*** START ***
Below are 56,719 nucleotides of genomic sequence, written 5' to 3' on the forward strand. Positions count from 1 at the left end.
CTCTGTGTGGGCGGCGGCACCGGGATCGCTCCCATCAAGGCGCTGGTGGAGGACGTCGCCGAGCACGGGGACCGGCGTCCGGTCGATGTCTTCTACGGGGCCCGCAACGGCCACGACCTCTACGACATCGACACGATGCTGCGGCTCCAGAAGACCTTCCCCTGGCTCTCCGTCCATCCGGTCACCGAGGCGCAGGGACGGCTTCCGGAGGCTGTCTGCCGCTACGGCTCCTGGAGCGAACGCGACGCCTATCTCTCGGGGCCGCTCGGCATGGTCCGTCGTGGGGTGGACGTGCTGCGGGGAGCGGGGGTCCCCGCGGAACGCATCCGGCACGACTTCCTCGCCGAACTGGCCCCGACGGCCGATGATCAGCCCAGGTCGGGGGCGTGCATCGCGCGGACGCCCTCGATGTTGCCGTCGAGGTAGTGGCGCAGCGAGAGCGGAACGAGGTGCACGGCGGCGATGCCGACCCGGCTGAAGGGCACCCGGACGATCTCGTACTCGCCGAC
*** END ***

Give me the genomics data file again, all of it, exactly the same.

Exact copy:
Below are 56,719 nucleotides of genomic sequence, written 5' to 3' on the forward strand. Positions count from 1 at the left end.
CTCTGTGTGGGCGGCGGCACCGGGATCGCTCCCATCAAGGCGCTGGTGGAGGACGTCGCCGAGCACGGGGACCGGCGTCCGGTCGATGTCTTCTACGGGGCCCGCAACGGCCACGACCTCTACGACATCGACACGATGCTGCGGCTCCAGAAGACCTTCCCCTGGCTCTCCGTCCATCCGGTCACCGAGGCGCAGGGACGGCTTCCGGAGGCTGTCTGCCGCTACGGCTCCTGGAGCGAACGCGACGCCTATCTCTCGGGGCCGCTCGGCATGGTCCGTCGTGGGGTGGACGTGCTGCGGGGAGCGGGGGTCCCCGCGGAACGCATCCGGCACGACTTCCTCGCCGAACTGGCCCCGACGGCCGATGATCAGCCCAGGTCGGGGGCGTGCATCGCGCGGACGCCCTCGATGTTGCCGTCGAGGTAGTGGCGCAGCGAGAGCGGAACGAGGTGCACGGCGGCGATGCCGACCCGGCTGAAGGGCACCCGGACGATCTCGTACTCGCCGAC